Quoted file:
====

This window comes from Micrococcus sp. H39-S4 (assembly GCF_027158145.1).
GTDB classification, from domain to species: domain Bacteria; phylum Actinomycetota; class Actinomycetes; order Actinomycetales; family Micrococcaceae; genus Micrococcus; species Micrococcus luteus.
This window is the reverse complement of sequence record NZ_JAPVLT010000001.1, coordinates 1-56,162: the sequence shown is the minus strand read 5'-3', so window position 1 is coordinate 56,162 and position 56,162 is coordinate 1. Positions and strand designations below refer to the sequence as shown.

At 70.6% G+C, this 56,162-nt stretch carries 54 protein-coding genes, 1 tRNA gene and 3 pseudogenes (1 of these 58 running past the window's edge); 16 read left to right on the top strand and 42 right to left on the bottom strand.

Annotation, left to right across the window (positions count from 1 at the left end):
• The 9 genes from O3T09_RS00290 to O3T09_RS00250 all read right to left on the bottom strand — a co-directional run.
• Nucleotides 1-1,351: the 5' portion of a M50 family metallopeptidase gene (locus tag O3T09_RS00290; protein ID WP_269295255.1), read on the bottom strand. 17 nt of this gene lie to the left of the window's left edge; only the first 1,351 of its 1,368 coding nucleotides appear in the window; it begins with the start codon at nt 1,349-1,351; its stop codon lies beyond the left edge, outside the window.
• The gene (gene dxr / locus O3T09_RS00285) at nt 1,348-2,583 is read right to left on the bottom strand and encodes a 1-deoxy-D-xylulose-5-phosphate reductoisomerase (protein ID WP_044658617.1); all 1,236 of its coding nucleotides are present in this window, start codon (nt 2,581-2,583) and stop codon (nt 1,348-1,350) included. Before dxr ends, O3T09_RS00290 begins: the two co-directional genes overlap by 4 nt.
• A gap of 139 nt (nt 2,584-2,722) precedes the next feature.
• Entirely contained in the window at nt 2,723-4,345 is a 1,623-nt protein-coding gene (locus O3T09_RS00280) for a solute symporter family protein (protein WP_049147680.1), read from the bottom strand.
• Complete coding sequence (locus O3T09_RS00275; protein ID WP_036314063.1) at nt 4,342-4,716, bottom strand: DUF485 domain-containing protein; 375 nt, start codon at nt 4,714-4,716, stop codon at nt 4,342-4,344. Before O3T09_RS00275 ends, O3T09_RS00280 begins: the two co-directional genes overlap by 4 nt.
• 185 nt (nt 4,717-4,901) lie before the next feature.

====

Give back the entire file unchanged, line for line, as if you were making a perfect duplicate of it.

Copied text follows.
This window comes from Micrococcus sp. H39-S4 (assembly GCF_027158145.1).
GTDB classification, from domain to species: domain Bacteria; phylum Actinomycetota; class Actinomycetes; order Actinomycetales; family Micrococcaceae; genus Micrococcus; species Micrococcus luteus.
This window is the reverse complement of sequence record NZ_JAPVLT010000001.1, coordinates 1-56,162: the sequence shown is the minus strand read 5'-3', so window position 1 is coordinate 56,162 and position 56,162 is coordinate 1. Positions and strand designations below refer to the sequence as shown.

At 70.6% G+C, this 56,162-nt stretch carries 54 protein-coding genes, 1 tRNA gene and 3 pseudogenes (1 of these 58 running past the window's edge); 16 read left to right on the top strand and 42 right to left on the bottom strand.

Annotation, left to right across the window (positions count from 1 at the left end):
• The 9 genes from O3T09_RS00290 to O3T09_RS00250 all read right to left on the bottom strand — a co-directional run.
• Nucleotides 1-1,351: the 5' portion of a M50 family metallopeptidase gene (locus tag O3T09_RS00290; protein ID WP_269295255.1), read on the bottom strand. 17 nt of this gene lie to the left of the window's left edge; only the first 1,351 of its 1,368 coding nucleotides appear in the window; it begins with the start codon at nt 1,349-1,351; its stop codon lies beyond the left edge, outside the window.
• The gene (gene dxr / locus O3T09_RS00285) at nt 1,348-2,583 is read right to left on the bottom strand and encodes a 1-deoxy-D-xylulose-5-phosphate reductoisomerase (protein ID WP_044658617.1); all 1,236 of its coding nucleotides are present in this window, start codon (nt 2,581-2,583) and stop codon (nt 1,348-1,350) included. Before dxr ends, O3T09_RS00290 begins: the two co-directional genes overlap by 4 nt.
• A gap of 139 nt (nt 2,584-2,722) precedes the next feature.
• Entirely contained in the window at nt 2,723-4,345 is a 1,623-nt protein-coding gene (locus O3T09_RS00280) for a solute symporter family protein (protein WP_049147680.1), read from the bottom strand.
• Complete coding sequence (locus O3T09_RS00275; protein ID WP_036314063.1) at nt 4,342-4,716, bottom strand: DUF485 domain-containing protein; 375 nt, start codon at nt 4,714-4,716, stop codon at nt 4,342-4,344. Before O3T09_RS00275 ends, O3T09_RS00280 begins: the two co-directional genes overlap by 4 nt.
• 185 nt (nt 4,717-4,901) lie before the next feature.